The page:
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Protein kinase

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Protein kinase

Protein phosphorylation

A protein kinase is a kinase enzyme that modifies other proteins by chemically adding phosphate groups to them (phosphorylation). Phosphorylation usually results in a functional change of the target protein (substrate) by changing enzyme activity, cellular location, or association with other proteins. The human genome contains about 500 protein kinase genes and they constitute about 2% of all human genes.[1] Up to 30% of all human proteins may be modified by kinase activity, and kinases are known to regulate the majority of cellular pathways, especially those involved in signal transduction. Protein kinases are also found in bacteria and plants.

Chemical activity

A molecule (HPO42−). Colour coding: P (orange); O (red); H (white).

The chemical activity of a kinase involves transferring a phosphate group from a nucleoside triphosphate (usually ATP) and covalently attaching it to specific amino acids with a free hydroxyl group. Most kinases act on both serine and threonine (serine/threonine kinases), others act on tyrosine (tyrosine kinases), and a number act on all three (dual-specificity kinases).[2] There are also protein kinases that phosphorylate other amino acids, including histidine kinases that phosphorylate histidine residues.[3]

Regulation

Because protein kinases have profound effects on a cell, their activity is highly regulated. Kinases are turned on or off by phosphorylation (sometimes by the kinase itself - cis-phosphorylation/autophosphorylation), by binding of activator proteins or inhibitor proteins, or small molecules, or by controlling their location in the cell relative to their substrates.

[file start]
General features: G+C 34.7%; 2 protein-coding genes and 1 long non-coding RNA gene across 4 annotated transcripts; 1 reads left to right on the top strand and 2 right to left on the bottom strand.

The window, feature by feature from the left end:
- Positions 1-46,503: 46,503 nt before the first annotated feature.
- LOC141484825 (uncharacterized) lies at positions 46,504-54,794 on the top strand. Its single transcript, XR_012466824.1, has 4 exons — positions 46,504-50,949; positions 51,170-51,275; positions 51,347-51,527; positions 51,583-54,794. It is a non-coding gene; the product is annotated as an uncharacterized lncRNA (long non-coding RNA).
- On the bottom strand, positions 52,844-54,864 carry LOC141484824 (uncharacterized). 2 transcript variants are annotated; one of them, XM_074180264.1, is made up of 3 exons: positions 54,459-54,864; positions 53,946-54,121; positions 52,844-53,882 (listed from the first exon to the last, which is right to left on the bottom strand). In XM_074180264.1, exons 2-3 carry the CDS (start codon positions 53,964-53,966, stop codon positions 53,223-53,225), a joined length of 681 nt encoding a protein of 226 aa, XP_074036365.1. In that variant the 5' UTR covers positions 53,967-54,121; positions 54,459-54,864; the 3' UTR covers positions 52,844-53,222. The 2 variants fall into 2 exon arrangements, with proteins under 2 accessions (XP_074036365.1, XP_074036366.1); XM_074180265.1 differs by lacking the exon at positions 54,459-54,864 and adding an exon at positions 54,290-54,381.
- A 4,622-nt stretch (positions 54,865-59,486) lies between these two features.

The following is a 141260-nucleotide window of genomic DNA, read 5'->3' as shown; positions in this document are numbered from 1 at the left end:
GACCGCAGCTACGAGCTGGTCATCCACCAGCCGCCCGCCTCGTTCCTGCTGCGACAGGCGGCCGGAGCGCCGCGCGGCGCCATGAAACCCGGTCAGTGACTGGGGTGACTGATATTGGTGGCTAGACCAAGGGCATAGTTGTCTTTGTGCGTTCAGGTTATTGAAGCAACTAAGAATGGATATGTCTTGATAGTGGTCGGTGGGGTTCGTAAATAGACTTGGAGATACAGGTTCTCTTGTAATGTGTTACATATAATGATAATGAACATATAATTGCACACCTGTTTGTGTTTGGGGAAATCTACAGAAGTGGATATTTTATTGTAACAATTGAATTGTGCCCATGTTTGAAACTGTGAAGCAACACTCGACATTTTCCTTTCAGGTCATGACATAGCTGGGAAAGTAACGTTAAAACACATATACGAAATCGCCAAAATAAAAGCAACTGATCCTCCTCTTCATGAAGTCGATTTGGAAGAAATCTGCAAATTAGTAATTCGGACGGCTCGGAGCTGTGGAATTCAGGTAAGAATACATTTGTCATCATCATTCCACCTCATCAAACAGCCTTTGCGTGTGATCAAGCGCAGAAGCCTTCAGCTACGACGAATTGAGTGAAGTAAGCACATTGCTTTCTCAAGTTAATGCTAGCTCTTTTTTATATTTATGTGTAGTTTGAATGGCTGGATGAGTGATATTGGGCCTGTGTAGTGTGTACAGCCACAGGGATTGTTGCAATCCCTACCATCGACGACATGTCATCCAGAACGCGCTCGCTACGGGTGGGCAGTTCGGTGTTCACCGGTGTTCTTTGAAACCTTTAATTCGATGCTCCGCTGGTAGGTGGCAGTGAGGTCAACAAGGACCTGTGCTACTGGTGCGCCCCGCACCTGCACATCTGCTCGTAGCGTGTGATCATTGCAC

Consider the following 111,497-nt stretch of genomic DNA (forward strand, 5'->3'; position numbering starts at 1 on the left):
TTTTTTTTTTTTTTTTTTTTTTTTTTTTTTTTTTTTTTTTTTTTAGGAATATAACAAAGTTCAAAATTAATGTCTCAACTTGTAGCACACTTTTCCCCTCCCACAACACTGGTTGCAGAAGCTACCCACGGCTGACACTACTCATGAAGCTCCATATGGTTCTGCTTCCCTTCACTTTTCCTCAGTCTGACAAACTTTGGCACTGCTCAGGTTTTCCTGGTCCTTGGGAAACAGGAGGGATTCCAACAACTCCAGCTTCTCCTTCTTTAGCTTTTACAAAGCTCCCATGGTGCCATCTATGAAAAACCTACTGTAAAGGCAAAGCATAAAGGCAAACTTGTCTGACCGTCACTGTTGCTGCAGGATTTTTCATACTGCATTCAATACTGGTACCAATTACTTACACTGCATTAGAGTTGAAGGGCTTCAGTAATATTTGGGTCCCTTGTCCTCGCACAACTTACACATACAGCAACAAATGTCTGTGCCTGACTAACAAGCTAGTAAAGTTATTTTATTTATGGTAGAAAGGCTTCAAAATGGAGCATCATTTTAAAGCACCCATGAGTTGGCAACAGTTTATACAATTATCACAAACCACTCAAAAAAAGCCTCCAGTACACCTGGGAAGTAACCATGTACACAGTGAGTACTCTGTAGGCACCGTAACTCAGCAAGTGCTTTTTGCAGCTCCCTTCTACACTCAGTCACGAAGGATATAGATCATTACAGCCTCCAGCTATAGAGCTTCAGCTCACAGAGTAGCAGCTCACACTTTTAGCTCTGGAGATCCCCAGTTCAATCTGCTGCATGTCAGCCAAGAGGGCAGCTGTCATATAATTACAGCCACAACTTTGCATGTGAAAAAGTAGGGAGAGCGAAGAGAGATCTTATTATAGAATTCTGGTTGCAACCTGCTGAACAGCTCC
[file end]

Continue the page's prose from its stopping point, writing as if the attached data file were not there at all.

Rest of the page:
Structure

The catalytic subunits of many protein kinases are highly conserved, and several structures have been solved.[4][5]

Eukaryotic protein kinases are enzymes that belong to a very extensive family of proteins that share a conserved catalytic core.[6][7][8][9] There are a number of conserved regions in the catalytic domain of protein kinases. In the N-terminal extremity of the catalytic domain there is a glycine-rich stretch of residues in the vicinity of a lysine amino acid, which has been shown to be involved in ATP binding. In the central part of the catalytic domain, there is a conserved aspartic acid, which is important for the catalytic activity of the enzyme.[10]

Protein kinase groups

The human protein kinase family is divided into the following groups:

  • AGC kinases - containing PKA, PKC and PKG.
  • CaM kinases - containing the calcium/calmodulin-dependent protein kinases.
  • CK1 - containing the casein kinase 1 group.
  • CMGC - containing CDK, MAPK, GSK3 and CLK kinases.
  • STE - containing the homologs of yeast Sterile 7, Sterile 11, and Sterile 20 kinases.
  • TK - containing the tyrosine kinases.
  • TKL - containing the tyrosine-kinase like group of kinases.

Serine/threonine-specific protein kinases

Calcium/calmodulin-dependent protein kinase II (CaMKII) is an example of a serine/threonine-specific protein kinase.